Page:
"That is intrusive and should only occur where there are causes for concern."

How would you find out whether a child was a cause for concern. How would you have prevented baby P's death.

togarama Sat 29-Jan-11 21:19:03

I can't defend HVs because I've had so little contact with them and no reason to seek more.

However, having worked in government, I would be astonished if there was any professional public health network carrying out "comprehensive and indiscriminate" surveillance on the UK public.

There isn't the money, the IT systems don't work properly and the genuine caseload is too big.

If you and your daughter just don't like HVs, that's your own business.

If you have actual evidence to the contrary, I suggest you send it to Private Eye or a few local newspapers.

I'm bowing out now because I have a strong suspicion that this is a wind-up.

Bisonex Sat 29-Jan-11 21:30:00


I'm not a policeman now, I am a university lecturer. I didn't say it made me an expert - I am speaking from several years of close involvement with health visitors in my job. I am aware that a HV can not take a child into care - that would require a referral to SS who would first have to seek an Emergency Protection Order. That's not my concern - my concern is the level of surveillance and the nature of the records kept on people who are ostensibly their "patients" but are more akin to the targets of police surveillance.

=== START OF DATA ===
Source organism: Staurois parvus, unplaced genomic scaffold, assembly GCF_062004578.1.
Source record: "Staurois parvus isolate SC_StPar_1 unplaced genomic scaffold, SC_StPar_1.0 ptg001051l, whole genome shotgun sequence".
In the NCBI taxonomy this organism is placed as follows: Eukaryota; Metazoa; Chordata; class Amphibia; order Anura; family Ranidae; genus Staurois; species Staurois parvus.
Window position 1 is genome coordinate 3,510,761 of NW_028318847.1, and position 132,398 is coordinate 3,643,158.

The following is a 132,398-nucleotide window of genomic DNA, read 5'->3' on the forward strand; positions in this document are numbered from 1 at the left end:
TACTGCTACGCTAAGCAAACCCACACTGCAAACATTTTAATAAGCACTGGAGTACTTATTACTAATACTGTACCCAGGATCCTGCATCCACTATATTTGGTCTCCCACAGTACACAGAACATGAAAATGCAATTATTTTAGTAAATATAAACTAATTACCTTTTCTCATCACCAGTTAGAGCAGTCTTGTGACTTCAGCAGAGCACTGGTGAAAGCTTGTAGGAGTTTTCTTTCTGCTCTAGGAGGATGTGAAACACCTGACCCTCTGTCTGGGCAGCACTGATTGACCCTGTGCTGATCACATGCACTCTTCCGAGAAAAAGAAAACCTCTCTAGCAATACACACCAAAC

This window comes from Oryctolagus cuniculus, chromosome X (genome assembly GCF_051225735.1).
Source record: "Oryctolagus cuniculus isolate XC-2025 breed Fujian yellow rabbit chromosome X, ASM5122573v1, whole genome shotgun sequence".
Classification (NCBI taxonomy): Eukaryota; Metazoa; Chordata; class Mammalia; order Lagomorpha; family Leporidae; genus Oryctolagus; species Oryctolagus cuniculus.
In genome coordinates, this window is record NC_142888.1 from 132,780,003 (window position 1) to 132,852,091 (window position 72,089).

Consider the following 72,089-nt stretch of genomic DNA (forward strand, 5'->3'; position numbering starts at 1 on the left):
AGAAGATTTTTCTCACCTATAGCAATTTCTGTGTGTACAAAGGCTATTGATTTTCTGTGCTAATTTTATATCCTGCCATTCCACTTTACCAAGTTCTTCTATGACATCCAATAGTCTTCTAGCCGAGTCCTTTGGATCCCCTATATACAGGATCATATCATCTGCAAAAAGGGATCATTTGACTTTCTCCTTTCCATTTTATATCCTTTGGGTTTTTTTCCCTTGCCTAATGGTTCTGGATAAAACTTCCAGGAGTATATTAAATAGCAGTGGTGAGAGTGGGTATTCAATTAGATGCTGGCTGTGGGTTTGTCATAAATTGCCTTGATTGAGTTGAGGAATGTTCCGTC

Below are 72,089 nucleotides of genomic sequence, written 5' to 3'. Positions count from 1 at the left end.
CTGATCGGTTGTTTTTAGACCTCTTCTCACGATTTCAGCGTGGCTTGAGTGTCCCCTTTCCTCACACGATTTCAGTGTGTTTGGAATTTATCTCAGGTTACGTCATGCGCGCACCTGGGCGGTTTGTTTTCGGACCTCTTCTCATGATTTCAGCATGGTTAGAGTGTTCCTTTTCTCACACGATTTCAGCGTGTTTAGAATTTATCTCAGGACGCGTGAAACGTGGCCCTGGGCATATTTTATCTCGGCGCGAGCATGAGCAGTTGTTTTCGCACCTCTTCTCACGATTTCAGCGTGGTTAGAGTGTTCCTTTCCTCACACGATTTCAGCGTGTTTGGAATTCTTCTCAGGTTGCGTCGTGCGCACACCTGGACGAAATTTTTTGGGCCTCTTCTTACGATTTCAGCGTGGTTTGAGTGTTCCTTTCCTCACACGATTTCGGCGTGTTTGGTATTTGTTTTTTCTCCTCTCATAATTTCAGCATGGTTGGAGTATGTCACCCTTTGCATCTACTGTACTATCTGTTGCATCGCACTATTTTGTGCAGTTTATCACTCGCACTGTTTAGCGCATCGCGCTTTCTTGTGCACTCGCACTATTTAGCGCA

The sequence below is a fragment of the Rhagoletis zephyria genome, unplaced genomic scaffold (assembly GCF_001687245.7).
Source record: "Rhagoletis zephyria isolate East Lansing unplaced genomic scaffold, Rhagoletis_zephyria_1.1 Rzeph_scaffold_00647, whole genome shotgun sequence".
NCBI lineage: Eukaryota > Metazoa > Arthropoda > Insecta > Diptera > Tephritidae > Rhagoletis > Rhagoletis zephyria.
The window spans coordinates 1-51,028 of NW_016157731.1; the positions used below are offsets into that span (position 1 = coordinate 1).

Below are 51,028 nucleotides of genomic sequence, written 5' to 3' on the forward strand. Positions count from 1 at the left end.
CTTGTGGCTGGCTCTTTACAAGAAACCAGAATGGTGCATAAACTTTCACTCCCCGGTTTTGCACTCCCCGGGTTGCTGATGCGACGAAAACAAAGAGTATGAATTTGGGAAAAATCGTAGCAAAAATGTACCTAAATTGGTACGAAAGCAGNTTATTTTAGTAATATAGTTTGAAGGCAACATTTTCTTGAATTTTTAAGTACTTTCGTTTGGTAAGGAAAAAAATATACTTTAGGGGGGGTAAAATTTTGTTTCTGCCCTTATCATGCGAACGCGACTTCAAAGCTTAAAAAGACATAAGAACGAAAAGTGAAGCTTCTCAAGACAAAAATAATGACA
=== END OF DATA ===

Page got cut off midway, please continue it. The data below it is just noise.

As for not seeing health visitor files - they are technically patient records and the law says you CAN see them, just as you are entitled to see your GP records. However, if you try to access these, a whole bunch of obstacles will be placed in your way (try it!). Why do you think that is?

You ask how you would find out about a child who was a cause for concern. In a tiny number of cases, you wouldn't. Yes, that could lead to a tragedy - but it's debatable whether a HV could have prevented that anyway as such parents already know they are under no obligation to co-operate with HVs and, rather than sending them away, they just decline to answer the door to them.

JanetPlanet Sat 29-Jan-11 21:32:58

I moved gps to get away from my HV. Only let him in once and then purposefully went out for his next visit so we didn't have to let him in. He told me that if I couldn't cope with the baby crying I should leave him in a safe place and leave the room 'because you don't want to end up another Louise Woodward do you'. He also said that he was my first port of call for any bf problems! As if! He speciffically told me thatgiven the baby P scandal he was there fundamentally for the protection of the baby and if he though anything was suspect or untoward he would report us immediately. I found the whole experience patronising and upsetting and I will be complaining about him.
He also told my husband how to read and talk to the baby. DH is a prof of developmental psychology, but HV hadn't bothered to find out anything about us. Worryingly he was training another HV at the time who had to sit through this too. Still bit upset by it now.

greenbeanie Sat 29-Jan-11 21:35:35

I am a HV, I have a degree in paediatric nursing and one in public health ( a total of 6 years training and 14 years experience). I wish I had the time to give the families on my caseload the care and attention that they deserve. We have no capacity to carry out "surveillance" and nor would we wish to.